Boehringer Ingelheim has announced that it is reducing the cost of its oral anticoagulant Pradaxa (dabigatran etexilate) by 13% to £2.20 per day, from April 1.
The move comes two weeks after the National Institute for Health and Clinical Excellence (NICE) issued final guidance recommending the use of Pradaxa for the prevention of stroke and systemic embolism in adult patients with non-valvular atrial fibrillation (AF) with one or more risk factors.
Boehringer Igelheim's director of communications, Duncan Cantor, points out that, with this guidance, NICE confirmed that Pradaxa is a cost-effective option for patients at £2.52 per day, but he adds that the firm believes "it is important to make our medicines as affordable as possible in this tough financial climate."
"By lowering the price by 13% to £2.20, the NHS now has every opportunity to make sure this medicine is available to all eligible patients," said Mr Cantor.
The price change will help to ensure that all eligible patients are able to benefit from the first new oral anticoagulant for stroke prevention in AF in 60 years, addressing NHS concerns about affordability to facilitate appropriate prescribing based on clinical need, not cost, says the firm.
It also points out that NICE's final approval recommendation means that, under the NHS Constitution, over 900,000 patients should have the legal right to receive Pradaxa, provided their clinician believes it to be appropriate for them.
A study published last October in the British Medical Journal (BMJ) by Martin Cowie, professor of cardiology at the Royal Brompton Hospital in London, et al, reported that stroke prevention in patients with AF is not optimally managed. While many patients are treated with warfarin, the current standard of care, a significant proportion are not well-controlled within the target international normalised ratio (INR) range, with others receiving inadequate anti-platelet treatment such as aspirin and up to 30% being given no treatment at all.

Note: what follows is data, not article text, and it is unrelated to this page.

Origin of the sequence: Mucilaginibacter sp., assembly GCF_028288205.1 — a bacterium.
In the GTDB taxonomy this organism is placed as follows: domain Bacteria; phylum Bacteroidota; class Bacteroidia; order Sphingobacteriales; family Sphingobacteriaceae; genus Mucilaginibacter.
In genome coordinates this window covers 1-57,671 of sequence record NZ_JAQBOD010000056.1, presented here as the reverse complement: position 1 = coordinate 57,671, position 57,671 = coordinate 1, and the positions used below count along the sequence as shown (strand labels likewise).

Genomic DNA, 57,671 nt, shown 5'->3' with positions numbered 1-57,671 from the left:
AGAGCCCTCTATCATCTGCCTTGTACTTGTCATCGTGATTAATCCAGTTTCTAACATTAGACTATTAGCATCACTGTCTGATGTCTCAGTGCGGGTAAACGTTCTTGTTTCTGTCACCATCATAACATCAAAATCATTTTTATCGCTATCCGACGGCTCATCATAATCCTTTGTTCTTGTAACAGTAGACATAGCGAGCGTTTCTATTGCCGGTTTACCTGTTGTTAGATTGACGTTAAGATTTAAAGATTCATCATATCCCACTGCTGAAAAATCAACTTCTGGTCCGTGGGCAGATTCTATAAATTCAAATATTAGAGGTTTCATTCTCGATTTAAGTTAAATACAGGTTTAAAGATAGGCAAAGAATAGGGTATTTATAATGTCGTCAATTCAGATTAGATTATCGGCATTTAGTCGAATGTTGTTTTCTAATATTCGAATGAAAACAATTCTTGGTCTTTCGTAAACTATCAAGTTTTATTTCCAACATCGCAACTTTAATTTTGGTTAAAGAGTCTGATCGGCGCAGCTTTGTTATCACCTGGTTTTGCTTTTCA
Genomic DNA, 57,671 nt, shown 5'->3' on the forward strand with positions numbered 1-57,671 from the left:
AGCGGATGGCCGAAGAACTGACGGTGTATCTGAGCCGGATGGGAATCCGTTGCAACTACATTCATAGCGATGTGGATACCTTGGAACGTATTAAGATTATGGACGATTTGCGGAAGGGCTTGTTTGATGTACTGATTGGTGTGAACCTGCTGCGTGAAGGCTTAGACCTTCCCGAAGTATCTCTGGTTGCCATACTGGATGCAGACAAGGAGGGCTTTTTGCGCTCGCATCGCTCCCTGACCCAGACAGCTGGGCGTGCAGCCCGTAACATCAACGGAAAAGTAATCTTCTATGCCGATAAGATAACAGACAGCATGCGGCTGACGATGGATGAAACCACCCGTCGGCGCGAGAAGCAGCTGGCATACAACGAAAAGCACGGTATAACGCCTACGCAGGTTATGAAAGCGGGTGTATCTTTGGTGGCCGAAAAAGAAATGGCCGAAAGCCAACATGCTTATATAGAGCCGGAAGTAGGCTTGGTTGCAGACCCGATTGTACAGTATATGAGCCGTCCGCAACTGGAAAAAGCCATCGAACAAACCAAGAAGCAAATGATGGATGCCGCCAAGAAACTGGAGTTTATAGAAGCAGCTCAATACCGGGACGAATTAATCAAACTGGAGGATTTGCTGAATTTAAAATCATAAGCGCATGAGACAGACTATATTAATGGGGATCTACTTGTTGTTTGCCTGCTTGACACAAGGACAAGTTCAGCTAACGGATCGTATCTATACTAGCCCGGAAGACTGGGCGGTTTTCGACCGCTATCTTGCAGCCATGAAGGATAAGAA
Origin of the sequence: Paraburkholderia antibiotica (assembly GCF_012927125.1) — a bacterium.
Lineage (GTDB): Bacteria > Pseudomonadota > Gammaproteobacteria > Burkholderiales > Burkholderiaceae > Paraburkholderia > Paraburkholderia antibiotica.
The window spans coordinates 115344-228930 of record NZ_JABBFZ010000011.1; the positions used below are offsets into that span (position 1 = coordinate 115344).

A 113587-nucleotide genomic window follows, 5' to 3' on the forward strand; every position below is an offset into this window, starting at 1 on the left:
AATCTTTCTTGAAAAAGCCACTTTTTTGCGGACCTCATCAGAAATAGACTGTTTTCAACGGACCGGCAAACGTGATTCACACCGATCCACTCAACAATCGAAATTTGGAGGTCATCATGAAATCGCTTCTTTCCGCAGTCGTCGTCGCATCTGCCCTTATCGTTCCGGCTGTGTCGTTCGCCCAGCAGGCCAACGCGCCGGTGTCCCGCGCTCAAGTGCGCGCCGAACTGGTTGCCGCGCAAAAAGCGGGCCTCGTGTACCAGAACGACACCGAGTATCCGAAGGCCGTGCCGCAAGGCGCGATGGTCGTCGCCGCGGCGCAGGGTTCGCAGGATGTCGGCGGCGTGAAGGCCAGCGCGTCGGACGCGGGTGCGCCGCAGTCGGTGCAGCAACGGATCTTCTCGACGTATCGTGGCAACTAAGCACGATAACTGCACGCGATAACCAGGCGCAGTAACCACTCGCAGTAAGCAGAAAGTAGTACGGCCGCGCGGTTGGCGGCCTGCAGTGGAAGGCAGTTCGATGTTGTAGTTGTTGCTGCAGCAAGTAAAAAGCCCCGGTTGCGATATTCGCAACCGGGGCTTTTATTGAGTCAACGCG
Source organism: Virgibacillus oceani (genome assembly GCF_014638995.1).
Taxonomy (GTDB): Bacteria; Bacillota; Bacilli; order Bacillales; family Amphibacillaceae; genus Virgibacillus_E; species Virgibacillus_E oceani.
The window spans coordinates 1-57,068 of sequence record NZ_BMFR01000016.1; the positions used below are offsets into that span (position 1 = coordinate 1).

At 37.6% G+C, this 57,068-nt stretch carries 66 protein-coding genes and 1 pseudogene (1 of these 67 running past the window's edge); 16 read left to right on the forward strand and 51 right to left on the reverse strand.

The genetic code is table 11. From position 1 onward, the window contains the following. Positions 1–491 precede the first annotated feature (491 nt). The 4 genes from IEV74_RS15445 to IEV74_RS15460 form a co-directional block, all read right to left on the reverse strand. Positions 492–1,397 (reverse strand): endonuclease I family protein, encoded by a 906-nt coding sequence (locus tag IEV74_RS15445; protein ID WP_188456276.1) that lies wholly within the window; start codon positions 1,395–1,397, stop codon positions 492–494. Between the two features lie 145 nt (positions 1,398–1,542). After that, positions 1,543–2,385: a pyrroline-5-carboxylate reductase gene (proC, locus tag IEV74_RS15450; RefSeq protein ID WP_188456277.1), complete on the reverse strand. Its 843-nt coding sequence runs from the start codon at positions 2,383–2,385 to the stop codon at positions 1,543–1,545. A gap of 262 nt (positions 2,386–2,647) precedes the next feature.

"This represents a large unmet need, and treating these patients with dabigatran has the potential to significantly reduce stroke risk where existing treatment is not appropriate or treatment is not being offered," says Boehringer Ingelheim.
An estimated 1.2 million people in the UK have been diagnosed with AF, of whom 77% are eligible for treatment with an anticoagulant, the firm notes. The use of Pradaxa 150mg twice daily has the potential to prevent 530 more strokes per 100,000 patients every year compared to warfarin and, if all eligible patients were to receive Pradaxa 150mg twice daily instead of warfarin, this could mean preventing up to 5,000 strokes, saving the NHS as much as £59 million in the first year, it adds.